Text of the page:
Tuesday, 8 August 2017

A health journalist is a health worker too

A health journalist is a health worker too Dr KK Aggarwal Communication, as we know, is how we acquire information, how we disseminate information. Effective health communication is crucial for health promotion. Health journalists have an important role to play in health promotion by increasing health literacy. The reach of the media, whether print, radio, television and/or internet is phenomenal. In our country, people usually visit their doctors only when they fall sick. News reports on health and medicine are thus their major sources of information and influence health-related behaviors and attitudes. Health journalists increase the level of awareness and knowledge of the general public about any health issue and in this process, they often dispel myths and misconceptions prevalent in the society. It is via news reports that we come to know of the latest advances in medicine, be it drugs, devices, techniques etc. Particularly during times of outbreaks or epidemics, journalists can help to quickly deliver important health-related messages to the public about the disease in question, the Dos and Don’ts, so that people can take adequate measures to stay safe or when they should seek a doctor’s help. Diseases such as type 2 diabetes, once considered to be a disease of the affluent countries are now a major cause of morbidity and mortality in developing countries. India, as we know, has the second highest population of people with type 2 diabetes in the world. As diabetes is a lifestyle disorder, it is important that people are aware of the risk factors and how they can be modified. Health journalists can educate the general public about the need to adopt a healthy lifestyle to check the rising prevalence of the disease. When reporting stories related to health, journalists should ensure that the message should be clear, accurate, complete, factual and relevant as people often make important health care decisions based on what they read or see. The message has to be tailored to the needs of the public. Health journalists are an important link between the patient and the doctor. As health care communicators, they can be considered as health workers and therefore an integral part of health care delivery. Disclaimer: The views expressed in this write up are entirely my own.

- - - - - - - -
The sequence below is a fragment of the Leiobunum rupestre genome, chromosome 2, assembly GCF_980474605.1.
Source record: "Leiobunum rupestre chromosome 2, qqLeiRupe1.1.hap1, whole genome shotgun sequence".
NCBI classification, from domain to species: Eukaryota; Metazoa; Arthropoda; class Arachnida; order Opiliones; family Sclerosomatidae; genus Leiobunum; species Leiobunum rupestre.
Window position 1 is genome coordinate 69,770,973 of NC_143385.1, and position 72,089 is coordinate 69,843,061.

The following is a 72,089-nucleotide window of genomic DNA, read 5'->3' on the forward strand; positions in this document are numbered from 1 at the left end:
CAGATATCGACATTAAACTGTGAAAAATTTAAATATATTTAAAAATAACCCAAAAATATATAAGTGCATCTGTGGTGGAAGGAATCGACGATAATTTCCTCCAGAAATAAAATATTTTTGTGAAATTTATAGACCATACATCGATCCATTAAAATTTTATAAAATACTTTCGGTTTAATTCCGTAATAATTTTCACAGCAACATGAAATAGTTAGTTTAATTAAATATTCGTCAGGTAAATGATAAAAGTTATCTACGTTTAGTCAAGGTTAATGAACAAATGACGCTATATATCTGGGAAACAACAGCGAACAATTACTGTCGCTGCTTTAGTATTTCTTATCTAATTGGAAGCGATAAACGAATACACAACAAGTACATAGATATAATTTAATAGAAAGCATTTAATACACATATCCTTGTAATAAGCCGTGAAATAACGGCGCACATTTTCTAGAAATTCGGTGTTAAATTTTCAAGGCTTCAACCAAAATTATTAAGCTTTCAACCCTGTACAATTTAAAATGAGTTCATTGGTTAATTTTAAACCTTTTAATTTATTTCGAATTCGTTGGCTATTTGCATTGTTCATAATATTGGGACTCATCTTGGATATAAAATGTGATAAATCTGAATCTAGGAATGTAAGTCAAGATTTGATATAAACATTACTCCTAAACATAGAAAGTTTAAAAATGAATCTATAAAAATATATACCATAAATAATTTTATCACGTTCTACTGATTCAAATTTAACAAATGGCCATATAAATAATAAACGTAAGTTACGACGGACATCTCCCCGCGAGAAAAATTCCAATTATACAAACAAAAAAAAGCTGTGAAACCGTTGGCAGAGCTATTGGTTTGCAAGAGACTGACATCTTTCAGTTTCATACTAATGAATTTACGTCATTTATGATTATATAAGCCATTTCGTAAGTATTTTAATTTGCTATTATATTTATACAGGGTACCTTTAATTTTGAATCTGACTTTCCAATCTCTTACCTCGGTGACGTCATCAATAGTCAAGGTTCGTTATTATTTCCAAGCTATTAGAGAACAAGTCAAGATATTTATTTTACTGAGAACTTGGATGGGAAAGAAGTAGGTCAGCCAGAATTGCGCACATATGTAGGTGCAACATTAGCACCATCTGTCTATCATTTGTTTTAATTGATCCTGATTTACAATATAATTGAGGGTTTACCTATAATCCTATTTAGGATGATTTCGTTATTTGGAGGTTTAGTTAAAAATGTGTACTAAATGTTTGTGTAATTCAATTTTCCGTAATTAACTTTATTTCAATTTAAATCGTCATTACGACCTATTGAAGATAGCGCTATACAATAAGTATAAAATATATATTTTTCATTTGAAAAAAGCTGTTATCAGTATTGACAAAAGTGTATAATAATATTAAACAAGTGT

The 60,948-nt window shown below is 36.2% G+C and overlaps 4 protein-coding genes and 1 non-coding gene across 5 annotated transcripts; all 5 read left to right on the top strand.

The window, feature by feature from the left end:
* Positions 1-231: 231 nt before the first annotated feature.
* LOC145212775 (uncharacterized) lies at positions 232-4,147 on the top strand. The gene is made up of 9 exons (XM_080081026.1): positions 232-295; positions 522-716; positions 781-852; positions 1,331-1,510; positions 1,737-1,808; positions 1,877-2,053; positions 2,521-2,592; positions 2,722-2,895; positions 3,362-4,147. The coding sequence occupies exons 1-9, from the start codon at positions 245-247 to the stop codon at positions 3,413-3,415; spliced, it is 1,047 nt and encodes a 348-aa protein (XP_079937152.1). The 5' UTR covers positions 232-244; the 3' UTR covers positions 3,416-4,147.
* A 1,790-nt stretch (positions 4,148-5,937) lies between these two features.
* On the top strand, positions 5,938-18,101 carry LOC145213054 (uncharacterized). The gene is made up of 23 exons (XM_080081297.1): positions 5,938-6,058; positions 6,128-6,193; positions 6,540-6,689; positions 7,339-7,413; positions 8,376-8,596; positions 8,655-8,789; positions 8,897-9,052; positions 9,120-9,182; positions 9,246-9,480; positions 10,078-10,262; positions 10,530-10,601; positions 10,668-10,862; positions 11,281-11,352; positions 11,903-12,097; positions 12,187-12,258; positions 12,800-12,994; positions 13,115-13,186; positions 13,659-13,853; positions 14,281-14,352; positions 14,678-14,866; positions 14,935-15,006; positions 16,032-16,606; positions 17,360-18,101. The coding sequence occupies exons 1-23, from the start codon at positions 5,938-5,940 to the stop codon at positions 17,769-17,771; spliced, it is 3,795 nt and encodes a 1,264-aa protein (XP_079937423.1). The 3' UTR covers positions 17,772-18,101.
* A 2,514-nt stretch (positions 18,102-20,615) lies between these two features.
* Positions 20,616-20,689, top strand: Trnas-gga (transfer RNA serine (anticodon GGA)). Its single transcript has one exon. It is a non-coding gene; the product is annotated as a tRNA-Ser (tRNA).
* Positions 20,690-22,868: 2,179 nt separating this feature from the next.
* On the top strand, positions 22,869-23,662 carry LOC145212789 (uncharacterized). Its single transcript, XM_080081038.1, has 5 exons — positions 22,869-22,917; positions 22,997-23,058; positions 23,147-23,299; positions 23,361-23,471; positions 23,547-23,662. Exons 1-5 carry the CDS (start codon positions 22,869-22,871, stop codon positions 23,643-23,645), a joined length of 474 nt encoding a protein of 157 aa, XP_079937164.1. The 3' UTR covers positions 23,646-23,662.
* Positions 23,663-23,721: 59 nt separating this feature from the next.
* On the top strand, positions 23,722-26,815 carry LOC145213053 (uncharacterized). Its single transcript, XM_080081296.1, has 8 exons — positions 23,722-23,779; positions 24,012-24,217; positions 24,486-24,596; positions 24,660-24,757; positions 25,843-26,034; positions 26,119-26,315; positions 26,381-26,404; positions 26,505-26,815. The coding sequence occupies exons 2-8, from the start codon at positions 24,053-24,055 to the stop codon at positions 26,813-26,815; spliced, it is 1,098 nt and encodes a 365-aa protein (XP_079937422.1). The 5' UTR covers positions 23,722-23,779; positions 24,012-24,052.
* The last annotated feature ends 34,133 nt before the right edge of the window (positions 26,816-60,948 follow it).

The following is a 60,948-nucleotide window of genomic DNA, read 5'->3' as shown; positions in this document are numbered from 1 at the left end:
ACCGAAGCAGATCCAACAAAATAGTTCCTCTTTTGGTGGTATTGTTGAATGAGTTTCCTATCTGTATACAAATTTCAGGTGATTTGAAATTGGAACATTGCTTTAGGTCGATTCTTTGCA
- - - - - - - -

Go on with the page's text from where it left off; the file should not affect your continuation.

Rural India lacks access to safe drinking water